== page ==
News & Events
Second Circuit Affirms With Prejudice Dismissal of Antitrust Suit Against SB’s Client
Skarzynski Black successfully defeated an antitrust suit asserted against its client, a travel agency. The plaintiff in the suit, also a travel agency, alleged that Skarzynski Black’s client interfered with the plaintiff’s relationship as a franchisee of American Express Travel and entered an improper agreement to control the market for discounted first and business class airline tickets.
November 19, 2015
The case was filed in the Southern District of New York and designated for inclusion in the Pilot Project Regarding Case Management Techniques for Complex Civil Cases. Under the rules of the project, the plaintiff had several bites at the apple with its complaint. Nonetheless, at the outset of the case, Skarzynski Black persuaded the plaintiff to withdraw its state law claims as barred by applicable statutes of limitations as well as its monopolization claims under Section 2 of the Sherman Act, leaving only claims alleging illegal agreements to restrain trade under Section 1 of the Sherman Act.
Plaintiff then voluntarily amended its complaint and Skarzynski Black filed a motion to dismiss the remaining claims. In a well-reasoned order entered on March 16, 2015, U.S. District Judge Analisa Torres dismissed the Section 1 claims with prejudice. In the Order, Judge Torres agreed with Skarzynski Black’s arguments that each of the plaintiff’s proposed relevant markets (defined by consumer groups and defined by price) were deficient. Judge Torres also held that the challenged agreement between Skarzynski Black’s client and American Express was a permissible vertical arrangement rather than a per se illegal horizontal arrangement. In doing so, she applied the rule of reason and concluded that the plaintiff failed to sufficiently allege an unreasonable restraint of trade.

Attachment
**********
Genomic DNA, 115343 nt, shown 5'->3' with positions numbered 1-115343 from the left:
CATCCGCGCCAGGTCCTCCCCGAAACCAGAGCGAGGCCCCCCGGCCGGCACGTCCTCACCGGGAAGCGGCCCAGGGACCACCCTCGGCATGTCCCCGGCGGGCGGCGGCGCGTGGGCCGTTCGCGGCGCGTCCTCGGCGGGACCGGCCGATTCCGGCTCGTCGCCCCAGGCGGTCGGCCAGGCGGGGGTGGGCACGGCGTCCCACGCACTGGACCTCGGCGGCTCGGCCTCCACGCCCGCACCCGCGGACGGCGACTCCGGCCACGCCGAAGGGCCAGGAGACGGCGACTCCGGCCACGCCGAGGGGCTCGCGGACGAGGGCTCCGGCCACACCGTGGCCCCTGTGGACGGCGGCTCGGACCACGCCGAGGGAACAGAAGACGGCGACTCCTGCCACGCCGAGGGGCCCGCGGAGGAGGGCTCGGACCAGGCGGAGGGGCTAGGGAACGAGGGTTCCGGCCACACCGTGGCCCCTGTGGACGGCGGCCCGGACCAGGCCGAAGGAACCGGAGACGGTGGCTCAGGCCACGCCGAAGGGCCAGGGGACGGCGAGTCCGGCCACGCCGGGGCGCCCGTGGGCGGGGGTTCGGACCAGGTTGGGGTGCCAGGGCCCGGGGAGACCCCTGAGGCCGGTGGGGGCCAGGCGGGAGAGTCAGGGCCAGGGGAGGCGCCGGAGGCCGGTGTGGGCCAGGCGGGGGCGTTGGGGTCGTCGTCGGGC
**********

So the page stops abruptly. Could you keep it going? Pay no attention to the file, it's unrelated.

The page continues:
Of particular interest, Judge Torres expressly affirmed the rights of a distributor, such as American Express Travel, to enter into exclusive dealing arrangements and to terminate distributor arrangements, where such arrangements do not reduce market-wide competition. As Judge Torres underscored, harm to an individual competitor, such as the plaintiff in this case, is not sufficient to establish a violation of the antitrust laws where nothing is changed in the relevant product market from the consumer’s perspective.
On appeal by plaintiff, the Second Circuit affirmed Judge Torres’ conclusion that the agreements in issue were vertical restraints and therefore subject to the rule of reason analysis. The Second Circuit also reiterated the rule that “[e]xclusive distributorship arrangements are presumptively legal.” That confirmed, the Court noted plaintiffs’ allegations purporting to establish the defendants’ market power and agreed with Judge Torres that the plaintiff did not plausibly allege a violation of the antitrust laws.
To review the District Court decision, click here, to review the Second Circuit order, click here,
To learn more about this decision and its impact on your business, please contact:
Evan Shapiro, Esq.
James R. Steel, Esq.
Sarah Voutyras, Esq.